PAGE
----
Say, for example, that an unhappy employee is also active in illicit online communities on the Deep and Dark Web. Or maybe they have financial troubles and have been recruited and bribed by an external threat actor to steal valuable data. These types of situations are where human oversight and analysis are needed. Business risk intelligence derived from monitoring illicit online communities can put valuable context around the activities of an individual, flagging them up for investigation.
What sorts of incidents might be picked up, then?
High risk moments: leavers and joiners
Most companies are aware that, when an employee’s leaving on unfavourable terms or is poached by a competitor, there’s a risk that they may use their network access for revenge or to exfiltrate data that might be useful to their new employer. Revoking the employee’s credentials should be a priority to minimise that type of risk.
However, a less obvious, but equally vulnerable moment is when a new employee joins the company. While the Human Resources Department will likely have done due diligence over employee references, they might not be aware of all the employee’s connections or motivations. Business risk intelligence can offer that insight and prevent malicious actors from entering the organisations.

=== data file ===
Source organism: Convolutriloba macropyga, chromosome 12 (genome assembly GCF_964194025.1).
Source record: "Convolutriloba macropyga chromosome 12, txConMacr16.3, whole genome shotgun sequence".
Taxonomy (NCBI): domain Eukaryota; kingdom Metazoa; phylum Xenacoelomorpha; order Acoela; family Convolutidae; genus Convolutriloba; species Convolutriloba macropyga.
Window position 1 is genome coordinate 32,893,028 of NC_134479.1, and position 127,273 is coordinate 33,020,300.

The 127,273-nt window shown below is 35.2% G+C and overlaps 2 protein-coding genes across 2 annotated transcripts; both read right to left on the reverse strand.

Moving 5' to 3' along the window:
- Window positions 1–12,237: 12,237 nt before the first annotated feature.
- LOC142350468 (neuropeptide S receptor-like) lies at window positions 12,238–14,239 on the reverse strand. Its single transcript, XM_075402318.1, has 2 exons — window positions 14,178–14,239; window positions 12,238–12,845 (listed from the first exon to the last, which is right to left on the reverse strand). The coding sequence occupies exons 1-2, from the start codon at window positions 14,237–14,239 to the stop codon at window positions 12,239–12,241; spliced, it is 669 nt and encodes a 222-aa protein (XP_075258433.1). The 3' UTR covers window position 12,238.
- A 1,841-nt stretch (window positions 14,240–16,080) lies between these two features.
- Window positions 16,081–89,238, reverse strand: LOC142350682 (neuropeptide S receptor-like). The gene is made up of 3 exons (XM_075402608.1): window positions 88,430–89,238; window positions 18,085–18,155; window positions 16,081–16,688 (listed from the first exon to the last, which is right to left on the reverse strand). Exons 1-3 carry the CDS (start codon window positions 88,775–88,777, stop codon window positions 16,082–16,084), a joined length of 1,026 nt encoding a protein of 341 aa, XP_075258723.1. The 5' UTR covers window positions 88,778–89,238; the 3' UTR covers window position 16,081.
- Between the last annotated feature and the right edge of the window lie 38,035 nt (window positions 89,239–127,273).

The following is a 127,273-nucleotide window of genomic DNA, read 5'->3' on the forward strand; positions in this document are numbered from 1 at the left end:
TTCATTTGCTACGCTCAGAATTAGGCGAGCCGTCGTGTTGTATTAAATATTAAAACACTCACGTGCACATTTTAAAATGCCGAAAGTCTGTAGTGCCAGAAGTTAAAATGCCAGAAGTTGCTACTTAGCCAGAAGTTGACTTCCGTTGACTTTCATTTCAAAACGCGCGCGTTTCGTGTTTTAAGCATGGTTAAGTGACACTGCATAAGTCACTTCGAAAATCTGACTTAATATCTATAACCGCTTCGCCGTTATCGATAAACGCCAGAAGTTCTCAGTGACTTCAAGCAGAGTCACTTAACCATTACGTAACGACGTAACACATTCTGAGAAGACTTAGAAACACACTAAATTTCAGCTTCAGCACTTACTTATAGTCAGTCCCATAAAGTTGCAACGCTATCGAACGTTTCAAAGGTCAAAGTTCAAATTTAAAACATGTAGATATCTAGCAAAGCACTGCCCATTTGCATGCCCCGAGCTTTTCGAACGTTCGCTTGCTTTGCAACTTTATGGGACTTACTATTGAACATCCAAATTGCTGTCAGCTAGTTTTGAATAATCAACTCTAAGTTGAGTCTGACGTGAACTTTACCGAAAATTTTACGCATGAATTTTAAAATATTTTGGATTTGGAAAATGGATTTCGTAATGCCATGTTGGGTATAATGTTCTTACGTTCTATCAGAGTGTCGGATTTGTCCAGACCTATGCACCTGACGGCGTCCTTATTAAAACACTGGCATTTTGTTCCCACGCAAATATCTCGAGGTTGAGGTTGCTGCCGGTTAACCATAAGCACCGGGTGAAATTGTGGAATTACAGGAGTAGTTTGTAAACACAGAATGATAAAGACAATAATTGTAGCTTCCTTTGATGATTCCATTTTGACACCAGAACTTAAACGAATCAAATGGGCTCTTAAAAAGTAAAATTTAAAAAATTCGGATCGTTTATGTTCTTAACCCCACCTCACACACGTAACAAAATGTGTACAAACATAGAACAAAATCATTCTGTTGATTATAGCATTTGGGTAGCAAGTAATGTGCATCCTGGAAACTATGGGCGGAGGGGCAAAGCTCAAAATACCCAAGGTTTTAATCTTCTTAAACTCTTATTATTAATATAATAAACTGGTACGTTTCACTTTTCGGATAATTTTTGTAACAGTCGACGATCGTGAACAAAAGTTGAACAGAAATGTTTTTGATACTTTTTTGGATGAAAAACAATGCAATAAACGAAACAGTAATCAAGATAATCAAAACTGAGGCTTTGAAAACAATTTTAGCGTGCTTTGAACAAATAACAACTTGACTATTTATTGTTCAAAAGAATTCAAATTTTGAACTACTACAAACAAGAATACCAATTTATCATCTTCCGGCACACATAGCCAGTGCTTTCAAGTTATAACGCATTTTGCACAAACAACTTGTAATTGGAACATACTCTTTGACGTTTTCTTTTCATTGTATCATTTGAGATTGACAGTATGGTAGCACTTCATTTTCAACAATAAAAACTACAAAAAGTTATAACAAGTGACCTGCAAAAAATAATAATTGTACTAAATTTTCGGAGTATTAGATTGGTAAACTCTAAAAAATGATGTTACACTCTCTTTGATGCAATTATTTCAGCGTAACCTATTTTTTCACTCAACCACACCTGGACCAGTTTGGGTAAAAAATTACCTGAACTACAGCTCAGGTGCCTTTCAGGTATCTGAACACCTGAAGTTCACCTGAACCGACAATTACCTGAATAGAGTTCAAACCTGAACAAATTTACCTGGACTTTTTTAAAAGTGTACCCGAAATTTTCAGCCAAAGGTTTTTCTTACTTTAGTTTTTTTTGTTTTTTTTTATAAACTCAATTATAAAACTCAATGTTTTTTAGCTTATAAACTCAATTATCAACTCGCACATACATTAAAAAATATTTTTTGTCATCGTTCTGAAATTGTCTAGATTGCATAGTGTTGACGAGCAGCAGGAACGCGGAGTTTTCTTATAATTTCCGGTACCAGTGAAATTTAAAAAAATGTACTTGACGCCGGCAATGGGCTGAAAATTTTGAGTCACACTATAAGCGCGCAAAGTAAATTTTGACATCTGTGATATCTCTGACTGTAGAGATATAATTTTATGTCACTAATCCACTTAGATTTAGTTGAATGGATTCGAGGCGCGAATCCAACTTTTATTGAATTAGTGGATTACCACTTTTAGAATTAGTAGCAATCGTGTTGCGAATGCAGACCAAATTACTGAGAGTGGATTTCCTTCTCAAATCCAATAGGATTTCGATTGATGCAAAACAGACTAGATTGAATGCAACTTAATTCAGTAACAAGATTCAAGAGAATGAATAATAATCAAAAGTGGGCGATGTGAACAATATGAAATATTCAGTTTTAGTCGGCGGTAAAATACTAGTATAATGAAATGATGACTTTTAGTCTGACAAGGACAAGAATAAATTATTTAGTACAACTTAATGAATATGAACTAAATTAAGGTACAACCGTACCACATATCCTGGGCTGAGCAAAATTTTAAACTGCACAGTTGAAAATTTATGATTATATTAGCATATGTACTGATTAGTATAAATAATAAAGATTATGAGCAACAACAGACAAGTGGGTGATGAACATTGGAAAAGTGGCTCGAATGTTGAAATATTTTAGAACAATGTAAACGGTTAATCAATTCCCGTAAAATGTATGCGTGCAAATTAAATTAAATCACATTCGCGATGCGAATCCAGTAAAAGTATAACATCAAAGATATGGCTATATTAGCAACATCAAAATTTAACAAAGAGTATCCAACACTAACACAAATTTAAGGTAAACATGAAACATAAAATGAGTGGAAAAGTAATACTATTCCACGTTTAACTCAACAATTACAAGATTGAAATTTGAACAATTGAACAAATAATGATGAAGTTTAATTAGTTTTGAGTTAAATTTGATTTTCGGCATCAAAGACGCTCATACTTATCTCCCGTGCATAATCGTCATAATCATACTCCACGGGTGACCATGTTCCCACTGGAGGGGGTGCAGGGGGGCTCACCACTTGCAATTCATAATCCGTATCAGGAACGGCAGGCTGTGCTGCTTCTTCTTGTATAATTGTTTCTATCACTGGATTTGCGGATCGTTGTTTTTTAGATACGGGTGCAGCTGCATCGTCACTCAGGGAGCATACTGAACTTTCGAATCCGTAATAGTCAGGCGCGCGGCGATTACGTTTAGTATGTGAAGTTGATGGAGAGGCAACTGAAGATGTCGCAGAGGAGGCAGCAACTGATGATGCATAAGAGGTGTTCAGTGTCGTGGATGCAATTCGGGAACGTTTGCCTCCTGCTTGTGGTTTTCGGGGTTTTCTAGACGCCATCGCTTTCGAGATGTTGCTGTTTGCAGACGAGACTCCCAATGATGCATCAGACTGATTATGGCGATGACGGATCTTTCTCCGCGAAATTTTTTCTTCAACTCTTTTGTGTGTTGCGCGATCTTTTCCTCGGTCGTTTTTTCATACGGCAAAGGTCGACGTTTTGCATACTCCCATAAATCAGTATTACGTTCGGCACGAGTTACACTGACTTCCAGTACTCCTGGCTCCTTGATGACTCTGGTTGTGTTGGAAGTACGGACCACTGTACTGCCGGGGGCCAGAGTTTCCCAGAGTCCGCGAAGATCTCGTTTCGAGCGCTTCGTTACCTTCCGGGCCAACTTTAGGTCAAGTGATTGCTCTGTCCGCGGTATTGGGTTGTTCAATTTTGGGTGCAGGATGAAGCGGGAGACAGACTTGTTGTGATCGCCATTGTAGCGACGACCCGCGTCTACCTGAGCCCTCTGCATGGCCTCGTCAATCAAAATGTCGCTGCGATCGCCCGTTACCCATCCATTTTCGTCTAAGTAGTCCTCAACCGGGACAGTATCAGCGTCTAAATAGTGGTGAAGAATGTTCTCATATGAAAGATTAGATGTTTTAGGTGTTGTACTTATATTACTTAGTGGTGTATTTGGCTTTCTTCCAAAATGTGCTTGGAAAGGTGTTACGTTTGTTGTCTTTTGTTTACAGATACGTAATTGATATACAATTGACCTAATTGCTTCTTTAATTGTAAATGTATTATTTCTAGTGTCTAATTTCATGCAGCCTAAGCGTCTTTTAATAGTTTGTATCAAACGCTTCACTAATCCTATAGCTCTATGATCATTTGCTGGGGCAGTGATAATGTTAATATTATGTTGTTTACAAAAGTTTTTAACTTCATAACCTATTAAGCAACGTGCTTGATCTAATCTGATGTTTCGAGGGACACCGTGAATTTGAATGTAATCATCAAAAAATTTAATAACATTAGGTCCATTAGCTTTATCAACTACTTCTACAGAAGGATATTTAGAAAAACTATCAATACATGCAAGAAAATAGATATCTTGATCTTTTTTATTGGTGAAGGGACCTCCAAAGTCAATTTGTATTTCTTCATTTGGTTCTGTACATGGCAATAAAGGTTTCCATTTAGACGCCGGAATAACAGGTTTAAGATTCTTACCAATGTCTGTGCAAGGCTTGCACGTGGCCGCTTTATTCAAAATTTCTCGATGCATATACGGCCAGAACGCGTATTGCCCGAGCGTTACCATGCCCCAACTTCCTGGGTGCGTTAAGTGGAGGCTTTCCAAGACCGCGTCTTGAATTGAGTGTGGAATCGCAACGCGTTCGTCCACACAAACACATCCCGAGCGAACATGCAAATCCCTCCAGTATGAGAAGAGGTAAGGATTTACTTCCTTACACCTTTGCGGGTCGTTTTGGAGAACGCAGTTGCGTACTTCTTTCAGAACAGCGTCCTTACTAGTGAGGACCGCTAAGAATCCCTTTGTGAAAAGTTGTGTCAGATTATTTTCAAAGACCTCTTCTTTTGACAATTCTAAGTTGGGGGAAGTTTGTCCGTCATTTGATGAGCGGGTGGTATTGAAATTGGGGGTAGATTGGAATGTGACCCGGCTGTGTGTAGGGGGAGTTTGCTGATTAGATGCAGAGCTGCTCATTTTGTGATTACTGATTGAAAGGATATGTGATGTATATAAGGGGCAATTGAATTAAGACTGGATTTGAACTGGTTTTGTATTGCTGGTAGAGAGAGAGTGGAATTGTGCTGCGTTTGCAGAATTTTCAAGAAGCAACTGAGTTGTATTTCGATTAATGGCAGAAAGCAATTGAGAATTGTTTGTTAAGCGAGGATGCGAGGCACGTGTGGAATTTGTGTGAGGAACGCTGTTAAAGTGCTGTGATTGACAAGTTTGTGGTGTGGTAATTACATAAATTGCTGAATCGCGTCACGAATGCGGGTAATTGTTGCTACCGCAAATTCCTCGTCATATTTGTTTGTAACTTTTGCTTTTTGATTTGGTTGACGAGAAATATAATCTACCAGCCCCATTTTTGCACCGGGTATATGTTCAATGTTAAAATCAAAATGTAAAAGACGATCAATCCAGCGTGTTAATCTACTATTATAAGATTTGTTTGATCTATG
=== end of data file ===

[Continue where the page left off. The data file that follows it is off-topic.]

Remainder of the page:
A case in point occurred for a Fortune 500 enterprise several years ago when a prospective employee was found to be connected to a threat actor known for recruiting insiders to steal corporate data for extortion. Once aware of the threat, the enterprise concerned was able to deny employment to the person in question and act to strengthen security against the kind of attack pattern used by that actor.
The launch of a new product is another high-risk period for businesses. Intellectual Property represents up to 80% of the value of a company so its theft can have devastating consequences. Naturally, company employees have access to trade secrets and product information. For a minority this can prove to be a temptation. Once stolen, however, the thief needs to find a way in which to profit and this often involves the Deep and Dark Web or other illicit online communities where compromised assets are bought and sold.